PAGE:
Condo Master Policy + Condo Unit Owner = Potential Danger

The relationship between a condo master insurance policy and a condo unit owner’s insurance policy is a critical aspect of condominium ownership that should be clearly understood as they need to perfectly mesh with each other.  The potential risk of a substantial gap in coverage exists for unit owners. These two insurance policies serve different purposes and provide coverage for different aspects of condominium living.

Insurance agents MUST know how the Condominium by-laws are written and be able to pick out and understand the verbiage outlining how regime is required to insure the property and what is the responsibility of the unit owners.  If an agent is not asking about this, they do not understand condo insurance.

Let’s delve into their roles and how they complement each other:

  1. Condo Master Insurance Policy:
    • The condo master insurance policy is typically purchased by the condo association or homeowners’ association (HOA) board responsible for managing and maintaining the condominium complex.
      1. While multiple other important insurance policies are part of the overall HOA solution, this will focus simply on the property and general liability of the master policy as it relates to the unit owners’ policies.
    • This policy typically covers the shared or common areas of the condominium, such as the building’s structure, roof, hallways, elevators, swimming pool, landscaping, and any communal spaces, like a clubhouse. It also provides liability coverage for accidents that may occur in these common areas.
    • The coverage requirements for the building’s structure are outlined in the regime’s Master Deed and typically categorized into two types: “bare walls-in” and “all-in”, aka “as-built”, policies. The “bare walls-in” policy covers the structure up to the unfinished interior walls, requiring individual unit owners to insure everything within those walls.  This includes A LOT of items, including cabinets, counters, sinks, bathtubs, showers, toilets, mantles, molding, lighting and plumbing fixtures, painting, carpeting, etc. The “all-in” policy, on the other hand, covers the structure as well as built-in fixtures and improvements within individual units.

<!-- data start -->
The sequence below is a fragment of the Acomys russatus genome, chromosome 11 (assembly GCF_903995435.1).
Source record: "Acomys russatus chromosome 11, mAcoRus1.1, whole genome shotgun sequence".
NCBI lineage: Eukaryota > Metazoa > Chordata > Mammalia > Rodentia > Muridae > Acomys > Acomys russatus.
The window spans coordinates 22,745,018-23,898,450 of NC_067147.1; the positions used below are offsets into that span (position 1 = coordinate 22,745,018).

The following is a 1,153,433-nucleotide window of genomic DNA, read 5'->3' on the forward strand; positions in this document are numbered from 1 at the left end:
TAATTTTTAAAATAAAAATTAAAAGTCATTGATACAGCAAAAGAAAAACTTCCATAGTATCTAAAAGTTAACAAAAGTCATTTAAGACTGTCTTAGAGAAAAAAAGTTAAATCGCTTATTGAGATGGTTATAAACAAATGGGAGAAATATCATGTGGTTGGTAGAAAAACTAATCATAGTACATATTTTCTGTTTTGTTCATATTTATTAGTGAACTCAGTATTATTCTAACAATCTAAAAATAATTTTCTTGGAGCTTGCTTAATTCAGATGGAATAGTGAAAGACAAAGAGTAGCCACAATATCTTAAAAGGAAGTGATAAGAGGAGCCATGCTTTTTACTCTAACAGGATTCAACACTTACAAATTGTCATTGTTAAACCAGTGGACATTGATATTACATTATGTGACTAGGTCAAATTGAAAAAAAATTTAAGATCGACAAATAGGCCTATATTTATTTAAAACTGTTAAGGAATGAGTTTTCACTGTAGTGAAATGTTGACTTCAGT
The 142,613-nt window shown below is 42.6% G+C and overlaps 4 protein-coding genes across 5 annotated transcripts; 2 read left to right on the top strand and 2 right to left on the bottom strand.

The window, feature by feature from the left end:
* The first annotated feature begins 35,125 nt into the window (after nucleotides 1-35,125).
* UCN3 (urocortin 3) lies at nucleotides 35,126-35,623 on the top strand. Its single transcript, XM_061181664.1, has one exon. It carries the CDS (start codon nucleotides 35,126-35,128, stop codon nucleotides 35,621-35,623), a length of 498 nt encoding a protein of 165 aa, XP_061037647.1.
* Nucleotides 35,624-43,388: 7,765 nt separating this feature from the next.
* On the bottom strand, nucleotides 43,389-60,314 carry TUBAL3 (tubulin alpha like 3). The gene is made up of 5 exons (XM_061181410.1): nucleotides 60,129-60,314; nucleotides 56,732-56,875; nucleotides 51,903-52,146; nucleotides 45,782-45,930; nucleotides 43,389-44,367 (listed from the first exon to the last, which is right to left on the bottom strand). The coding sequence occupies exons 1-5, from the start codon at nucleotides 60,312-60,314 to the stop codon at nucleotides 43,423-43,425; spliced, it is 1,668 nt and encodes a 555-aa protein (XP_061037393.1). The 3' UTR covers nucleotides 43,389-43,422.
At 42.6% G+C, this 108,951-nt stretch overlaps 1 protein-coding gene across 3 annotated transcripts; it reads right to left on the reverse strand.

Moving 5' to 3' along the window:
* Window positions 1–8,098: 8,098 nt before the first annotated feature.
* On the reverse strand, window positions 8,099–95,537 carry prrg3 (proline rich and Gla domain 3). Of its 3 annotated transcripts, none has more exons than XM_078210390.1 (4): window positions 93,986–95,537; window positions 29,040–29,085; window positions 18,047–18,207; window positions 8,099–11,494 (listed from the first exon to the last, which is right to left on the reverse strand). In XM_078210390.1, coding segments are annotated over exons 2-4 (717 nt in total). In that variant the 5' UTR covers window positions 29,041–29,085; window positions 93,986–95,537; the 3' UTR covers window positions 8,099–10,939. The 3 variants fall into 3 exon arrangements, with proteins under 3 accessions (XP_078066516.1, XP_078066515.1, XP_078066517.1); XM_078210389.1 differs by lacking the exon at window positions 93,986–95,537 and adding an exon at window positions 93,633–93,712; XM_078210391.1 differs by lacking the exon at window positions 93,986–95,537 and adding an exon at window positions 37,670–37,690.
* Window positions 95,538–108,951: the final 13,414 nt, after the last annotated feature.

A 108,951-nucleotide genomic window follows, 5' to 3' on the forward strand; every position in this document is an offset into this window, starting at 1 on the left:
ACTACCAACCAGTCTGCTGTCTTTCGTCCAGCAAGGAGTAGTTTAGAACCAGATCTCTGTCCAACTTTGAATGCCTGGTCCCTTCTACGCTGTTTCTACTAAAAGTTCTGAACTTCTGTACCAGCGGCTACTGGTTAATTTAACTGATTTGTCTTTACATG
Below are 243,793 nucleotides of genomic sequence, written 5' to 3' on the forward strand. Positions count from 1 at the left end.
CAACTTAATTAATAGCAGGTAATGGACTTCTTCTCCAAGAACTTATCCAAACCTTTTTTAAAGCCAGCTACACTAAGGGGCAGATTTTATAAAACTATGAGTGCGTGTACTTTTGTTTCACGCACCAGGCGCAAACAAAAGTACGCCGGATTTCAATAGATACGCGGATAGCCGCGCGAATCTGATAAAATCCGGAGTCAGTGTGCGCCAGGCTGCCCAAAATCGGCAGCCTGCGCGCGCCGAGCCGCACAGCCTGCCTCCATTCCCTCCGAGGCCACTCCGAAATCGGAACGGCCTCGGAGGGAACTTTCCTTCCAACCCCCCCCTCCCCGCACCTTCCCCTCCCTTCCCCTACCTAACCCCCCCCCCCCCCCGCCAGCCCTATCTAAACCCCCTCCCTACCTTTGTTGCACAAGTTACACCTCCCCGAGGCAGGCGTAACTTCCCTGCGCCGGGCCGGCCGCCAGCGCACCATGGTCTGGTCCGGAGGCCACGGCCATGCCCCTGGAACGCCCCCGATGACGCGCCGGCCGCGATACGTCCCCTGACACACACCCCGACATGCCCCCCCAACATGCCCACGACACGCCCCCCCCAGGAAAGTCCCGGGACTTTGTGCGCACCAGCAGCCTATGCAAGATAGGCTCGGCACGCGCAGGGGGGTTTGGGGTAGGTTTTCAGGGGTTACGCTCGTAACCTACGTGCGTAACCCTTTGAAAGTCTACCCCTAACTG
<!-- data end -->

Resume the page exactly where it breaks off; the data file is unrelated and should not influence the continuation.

1. The difference between the 2 policies is massive and underlines the importance of understanding how the master deed tells the regime how to insure the HOA. 
    • The cost of the master insurance policy is typically covered by the condo association’s regime fees, which are distributed among unit owners as part of their monthly or annual assessments.
  2. Condo Unit Owner’s Insurance Policy (HO-6):
    • The condo unit owner’s insurance policy, often referred to as an HO-6 policy, is purchased by individual condo unit owners to protect their personal property, personal liability, and any improvements or additions made within their unit.
    • It covers the interior structure of the unit, personal belongings (e.g., furniture, appliances, clothing, electronics, all kitchenware), personal liability (e.g., if something that you do in your unit causes damage to another unit, or if a guest is injured in your unit), and additional living expenses in case the unit becomes uninhabitable due to a covered loss.
    • In addition to personal property and liability coverage, HO-6 policies also include loss assessment coverage, which can help cover a portion of a special assessment levied by the condo association to cover costs related to damage in common areas that are covered by the policy and exceed the master policy’s limits.
    • The unit owner is responsible for purchasing and maintaining their HO-6 insurance policy separately from the master policy. It is essential to tailor the coverage to the specific needs of the individual unit.

In summary, the relationship between a condo master insurance policy and a condo unit owner’s insurance policy is one of complementary coverage. The master policy primarily protects the common elements and the overall structure of the condominium complex, while the unit owner’s policy safeguards the personal property, personal liability, and interior of the individual unit. Both policies are essential for comprehensive protection, and condo owners should carefully review their association’s master deed to ensure that they have the appropriate coverage in place to protect their investment and assets. Consulting with an insurance professional who understands this is highly recommended to make sure that all aspects of coverage are adequately addressed.

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